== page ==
Volunteer Profile: Marion Markwell

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Marion Markwell and her son Todd Markwell

 

You’ve seen them around—at banks, at markets, garden centers, liquor stores. Those cans with the Dakin logo and endearing photos of cats and dogs that sit on checkout counters beckoning you to share your spare change. Did you ever wonder how that change finds its way to Dakin and what it all adds up to?

Those collection cans are the responsibility of volunteer Marion Markwell, who currently maintains 26 of them at banks, markets, and liquor stores throughout Hampshire and Franklin counties. And all that change does add up. In 2017 Marion brought in $3,345.44 to Dakin; in 2018 that total increased to $3,582.69.

“When I see a place that looks good, I ask them if they’ll put a can on their counter,” she says. “Usually they say ‘yes’ and if they say ‘no,’ that’s OK.” And she is very proactive about her donation cans. She mentioned one store that had the can buried so it wasn’t getting any donations. “They told me there was too much stuff on their counter, so I took it back!”

Marion estimates she began working with Dakin about 15 years ago when the late Marcia Pauly recruited her to help with the newsletter in the Leverett office. The two got the idea for placing cans with area merchants and Marion has been in charge of them ever since. It’s a perfect example of volunteers who put their ideas into action to help animals, and support Dakin’s efforts in so many ways.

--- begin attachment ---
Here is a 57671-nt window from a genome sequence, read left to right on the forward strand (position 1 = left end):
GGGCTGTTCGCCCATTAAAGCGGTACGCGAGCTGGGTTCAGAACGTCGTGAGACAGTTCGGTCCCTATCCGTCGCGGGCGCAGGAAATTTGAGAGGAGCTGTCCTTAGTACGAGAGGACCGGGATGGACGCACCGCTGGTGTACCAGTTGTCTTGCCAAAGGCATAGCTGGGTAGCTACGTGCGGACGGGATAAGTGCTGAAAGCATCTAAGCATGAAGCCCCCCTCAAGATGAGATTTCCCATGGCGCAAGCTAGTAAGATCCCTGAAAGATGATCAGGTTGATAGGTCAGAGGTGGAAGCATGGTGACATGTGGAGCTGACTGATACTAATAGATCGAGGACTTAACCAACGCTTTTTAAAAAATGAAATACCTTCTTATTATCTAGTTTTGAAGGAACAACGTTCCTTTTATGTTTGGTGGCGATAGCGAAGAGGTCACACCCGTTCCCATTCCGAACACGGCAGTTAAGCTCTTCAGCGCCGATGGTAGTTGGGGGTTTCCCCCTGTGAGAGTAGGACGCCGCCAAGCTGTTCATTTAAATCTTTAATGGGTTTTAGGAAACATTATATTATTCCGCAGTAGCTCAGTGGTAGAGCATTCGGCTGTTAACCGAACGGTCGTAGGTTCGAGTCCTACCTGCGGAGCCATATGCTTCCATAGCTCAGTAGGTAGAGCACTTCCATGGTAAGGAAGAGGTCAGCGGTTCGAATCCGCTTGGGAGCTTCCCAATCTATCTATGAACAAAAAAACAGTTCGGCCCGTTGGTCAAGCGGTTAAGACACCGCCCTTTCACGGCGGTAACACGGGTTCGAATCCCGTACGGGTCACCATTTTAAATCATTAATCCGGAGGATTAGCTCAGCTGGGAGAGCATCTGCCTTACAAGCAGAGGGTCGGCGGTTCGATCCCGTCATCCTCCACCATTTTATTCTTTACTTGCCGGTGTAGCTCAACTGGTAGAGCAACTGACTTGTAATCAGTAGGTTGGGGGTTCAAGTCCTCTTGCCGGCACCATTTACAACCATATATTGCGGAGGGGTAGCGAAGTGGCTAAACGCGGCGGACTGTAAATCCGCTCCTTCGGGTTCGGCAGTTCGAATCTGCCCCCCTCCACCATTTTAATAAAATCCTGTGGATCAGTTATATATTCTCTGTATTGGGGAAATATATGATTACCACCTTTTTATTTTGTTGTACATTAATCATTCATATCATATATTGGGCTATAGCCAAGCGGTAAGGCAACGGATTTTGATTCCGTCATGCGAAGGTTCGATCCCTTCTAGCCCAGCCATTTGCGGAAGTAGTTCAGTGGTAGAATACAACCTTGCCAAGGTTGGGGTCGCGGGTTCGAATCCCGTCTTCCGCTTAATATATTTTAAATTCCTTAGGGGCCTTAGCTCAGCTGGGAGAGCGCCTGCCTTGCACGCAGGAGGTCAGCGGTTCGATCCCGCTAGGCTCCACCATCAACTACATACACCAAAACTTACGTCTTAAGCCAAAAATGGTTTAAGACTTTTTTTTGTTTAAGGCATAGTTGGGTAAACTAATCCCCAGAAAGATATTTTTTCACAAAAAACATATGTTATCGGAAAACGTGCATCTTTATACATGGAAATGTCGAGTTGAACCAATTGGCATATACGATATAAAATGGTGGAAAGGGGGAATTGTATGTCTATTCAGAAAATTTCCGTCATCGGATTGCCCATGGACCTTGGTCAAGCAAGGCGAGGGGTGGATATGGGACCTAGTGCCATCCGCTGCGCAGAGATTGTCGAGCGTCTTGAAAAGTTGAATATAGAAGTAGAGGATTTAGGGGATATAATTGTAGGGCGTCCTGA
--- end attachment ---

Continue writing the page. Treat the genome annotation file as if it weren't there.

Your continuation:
Marion collects from the cans every couple of weeks and turns the largesse in to Dakin’s Development Office at the end of each month. She is assisted in her rounds by her son, Todd, who took on the responsibility when she went through a medical issue last year.

Marion says the most lucrative donation cans are those at area package stores. “Their customers are really generous!” she adds “Banks don’t collect anywhere near as much as the liquor stores!” Marion says everyone she meets is very generous and enthusiastic about supporting Dakin.

Marion grew up on a farm with “cats, dogs, and anything else you can think of.” Today she shares her Holyoke home with Lily, a 14-year-old Persian cat. When she lost two beloved Siamese years ago, she swore she would never have another cat, until her son—who also has Persians—introduced her to Lily, who “has a mind of her own but is lovable.”

Asked why she volunteers, Marion says “I love being able to help animals; anything for the animals. And Dakin is a great organization.”

So the next time you see one of those Dakin donation cans on a merchant’s counter, throw in your spare change. Marion Markwell will be sure it gets to Dakin and will be put to good use.  And for that, we are very, very grateful!

 

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